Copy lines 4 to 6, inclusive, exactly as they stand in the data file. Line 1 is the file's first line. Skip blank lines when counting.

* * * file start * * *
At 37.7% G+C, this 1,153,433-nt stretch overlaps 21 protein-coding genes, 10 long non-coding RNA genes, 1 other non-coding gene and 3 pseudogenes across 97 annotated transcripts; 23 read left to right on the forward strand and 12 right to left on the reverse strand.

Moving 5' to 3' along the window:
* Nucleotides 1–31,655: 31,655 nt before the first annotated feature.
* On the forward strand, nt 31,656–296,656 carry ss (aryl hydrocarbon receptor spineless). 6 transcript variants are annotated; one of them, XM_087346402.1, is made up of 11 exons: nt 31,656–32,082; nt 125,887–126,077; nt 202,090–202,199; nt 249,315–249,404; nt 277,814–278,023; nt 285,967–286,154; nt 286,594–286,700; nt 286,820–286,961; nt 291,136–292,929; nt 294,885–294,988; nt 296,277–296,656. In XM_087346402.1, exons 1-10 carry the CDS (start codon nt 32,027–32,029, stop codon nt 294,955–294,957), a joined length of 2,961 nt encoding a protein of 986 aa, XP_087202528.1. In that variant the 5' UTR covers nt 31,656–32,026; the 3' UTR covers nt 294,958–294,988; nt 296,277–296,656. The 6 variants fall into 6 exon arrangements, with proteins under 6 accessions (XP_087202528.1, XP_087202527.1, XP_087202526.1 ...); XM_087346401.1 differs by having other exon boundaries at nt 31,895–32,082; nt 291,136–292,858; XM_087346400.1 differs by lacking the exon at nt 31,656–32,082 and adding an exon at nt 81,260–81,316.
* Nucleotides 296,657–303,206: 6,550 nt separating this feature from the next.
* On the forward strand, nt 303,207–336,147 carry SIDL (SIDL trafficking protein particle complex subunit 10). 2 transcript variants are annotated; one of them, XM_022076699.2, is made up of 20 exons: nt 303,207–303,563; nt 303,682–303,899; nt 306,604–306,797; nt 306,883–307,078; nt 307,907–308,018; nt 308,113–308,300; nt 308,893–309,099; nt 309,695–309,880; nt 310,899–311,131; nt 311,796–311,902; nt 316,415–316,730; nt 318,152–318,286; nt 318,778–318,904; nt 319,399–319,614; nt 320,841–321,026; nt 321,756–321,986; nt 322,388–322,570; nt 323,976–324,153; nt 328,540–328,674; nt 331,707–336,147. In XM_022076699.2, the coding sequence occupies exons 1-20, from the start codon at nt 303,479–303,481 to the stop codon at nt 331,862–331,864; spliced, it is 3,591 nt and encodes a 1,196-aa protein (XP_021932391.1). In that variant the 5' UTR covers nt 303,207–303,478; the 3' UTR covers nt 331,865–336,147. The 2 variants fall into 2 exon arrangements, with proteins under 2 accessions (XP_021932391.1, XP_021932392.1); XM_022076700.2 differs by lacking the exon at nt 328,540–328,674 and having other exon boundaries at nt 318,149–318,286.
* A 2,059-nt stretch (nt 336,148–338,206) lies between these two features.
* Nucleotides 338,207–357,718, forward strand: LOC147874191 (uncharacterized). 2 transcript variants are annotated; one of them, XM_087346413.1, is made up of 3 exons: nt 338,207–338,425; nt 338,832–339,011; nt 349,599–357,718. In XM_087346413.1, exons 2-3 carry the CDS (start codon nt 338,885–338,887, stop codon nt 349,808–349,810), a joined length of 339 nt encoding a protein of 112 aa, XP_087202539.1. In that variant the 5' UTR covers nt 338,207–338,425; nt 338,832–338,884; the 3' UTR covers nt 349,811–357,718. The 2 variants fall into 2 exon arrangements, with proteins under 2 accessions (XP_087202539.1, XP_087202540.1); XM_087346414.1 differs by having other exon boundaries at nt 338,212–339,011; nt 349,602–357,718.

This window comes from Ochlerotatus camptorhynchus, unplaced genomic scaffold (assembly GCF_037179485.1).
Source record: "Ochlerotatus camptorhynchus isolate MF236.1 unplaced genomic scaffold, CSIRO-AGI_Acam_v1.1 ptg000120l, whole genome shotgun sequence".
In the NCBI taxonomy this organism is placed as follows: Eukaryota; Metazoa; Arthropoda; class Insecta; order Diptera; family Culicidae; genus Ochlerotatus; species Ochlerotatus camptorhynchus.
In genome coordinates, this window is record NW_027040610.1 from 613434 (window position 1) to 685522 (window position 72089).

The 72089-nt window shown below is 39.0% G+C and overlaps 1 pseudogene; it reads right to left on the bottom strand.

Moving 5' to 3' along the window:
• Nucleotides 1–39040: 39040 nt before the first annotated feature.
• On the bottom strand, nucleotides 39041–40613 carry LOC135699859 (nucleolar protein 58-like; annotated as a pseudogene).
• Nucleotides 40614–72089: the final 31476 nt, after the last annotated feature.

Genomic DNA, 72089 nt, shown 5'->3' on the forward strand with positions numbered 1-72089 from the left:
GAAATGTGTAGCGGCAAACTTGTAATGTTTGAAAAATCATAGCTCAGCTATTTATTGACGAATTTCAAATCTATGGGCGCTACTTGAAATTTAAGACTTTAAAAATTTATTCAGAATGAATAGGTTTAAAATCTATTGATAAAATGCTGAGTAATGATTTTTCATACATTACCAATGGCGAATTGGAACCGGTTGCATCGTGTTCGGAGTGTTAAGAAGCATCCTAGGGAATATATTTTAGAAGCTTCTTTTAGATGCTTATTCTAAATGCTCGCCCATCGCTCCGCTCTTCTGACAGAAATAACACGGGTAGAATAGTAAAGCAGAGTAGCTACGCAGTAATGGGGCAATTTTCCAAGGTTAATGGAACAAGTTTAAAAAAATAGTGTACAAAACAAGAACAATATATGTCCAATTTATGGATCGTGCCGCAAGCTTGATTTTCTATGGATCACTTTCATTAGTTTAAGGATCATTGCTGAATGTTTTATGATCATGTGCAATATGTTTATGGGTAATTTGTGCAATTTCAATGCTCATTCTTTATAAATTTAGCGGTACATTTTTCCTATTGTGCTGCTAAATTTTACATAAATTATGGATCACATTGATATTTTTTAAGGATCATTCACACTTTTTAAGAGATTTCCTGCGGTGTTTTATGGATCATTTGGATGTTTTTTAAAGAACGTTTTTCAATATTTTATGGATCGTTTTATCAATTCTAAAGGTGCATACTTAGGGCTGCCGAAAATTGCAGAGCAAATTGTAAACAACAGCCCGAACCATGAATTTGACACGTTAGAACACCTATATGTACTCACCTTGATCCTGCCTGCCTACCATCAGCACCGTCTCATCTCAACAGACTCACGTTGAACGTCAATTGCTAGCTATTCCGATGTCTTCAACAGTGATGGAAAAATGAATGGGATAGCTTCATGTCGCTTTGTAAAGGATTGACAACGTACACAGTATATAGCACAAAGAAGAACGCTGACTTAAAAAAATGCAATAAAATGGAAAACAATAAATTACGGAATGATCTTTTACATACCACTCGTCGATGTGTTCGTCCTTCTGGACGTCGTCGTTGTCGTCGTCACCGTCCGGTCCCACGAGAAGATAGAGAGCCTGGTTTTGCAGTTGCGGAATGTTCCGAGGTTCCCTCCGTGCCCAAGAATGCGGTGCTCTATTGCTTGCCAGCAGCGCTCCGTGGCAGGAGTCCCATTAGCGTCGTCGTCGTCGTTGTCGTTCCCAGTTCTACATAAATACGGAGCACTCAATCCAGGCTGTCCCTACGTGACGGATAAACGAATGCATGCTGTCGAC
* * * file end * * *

* On the forward strand, nt 31,656–296,656 carry ss (aryl hydrocarbon receptor spineless). 6 transcript variants are annotated; one of them, XM_087346402.1, is made up of 11 exons: nt 31,656–32,082; nt 125,887–126,077; nt 202,090–202,199; nt 249,315–249,404; nt 277,814–278,023; nt 285,967–286,154; nt 286,594–286,700; nt 286,820–286,961; nt 291,136–292,929; nt 294,885–294,988; nt 296,277–296,656. In XM_087346402.1, exons 1-10 carry the CDS (start codon nt 32,027–32,029, stop codon nt 294,955–294,957), a joined length of 2,961 nt encoding a protein of 986 aa, XP_087202528.1. In that variant the 5' UTR covers nt 31,656–32,026; the 3' UTR covers nt 294,958–294,988; nt 296,277–296,656. The 6 variants fall into 6 exon arrangements, with proteins under 6 accessions (XP_087202528.1, XP_087202527.1, XP_087202526.1 ...); XM_087346401.1 differs by having other exon boundaries at nt 31,895–32,082; nt 291,136–292,858; XM_087346400.1 differs by lacking the exon at nt 31,656–32,082 and adding an exon at nt 81,260–81,316.
* Nucleotides 296,657–303,206: 6,550 nt separating this feature from the next.
* On the forward strand, nt 303,207–336,147 carry SIDL (SIDL trafficking protein particle complex subunit 10). 2 transcript variants are annotated; one of them, XM_022076699.2, is made up of 20 exons: nt 303,207–303,563; nt 303,682–303,899; nt 306,604–306,797; nt 306,883–307,078; nt 307,907–308,018; nt 308,113–308,300; nt 308,893–309,099; nt 309,695–309,880; nt 310,899–311,131; nt 311,796–311,902; nt 316,415–316,730; nt 318,152–318,286; nt 318,778–318,904; nt 319,399–319,614; nt 320,841–321,026; nt 321,756–321,986; nt 322,388–322,570; nt 323,976–324,153; nt 328,540–328,674; nt 331,707–336,147. In XM_022076699.2, the coding sequence occupies exons 1-20, from the start codon at nt 303,479–303,481 to the stop codon at nt 331,862–331,864; spliced, it is 3,591 nt and encodes a 1,196-aa protein (XP_021932391.1). In that variant the 5' UTR covers nt 303,207–303,478; the 3' UTR covers nt 331,865–336,147. The 2 variants fall into 2 exon arrangements, with proteins under 2 accessions (XP_021932391.1, XP_021932392.1); XM_022076700.2 differs by lacking the exon at nt 328,540–328,674 and having other exon boundaries at nt 318,149–318,286.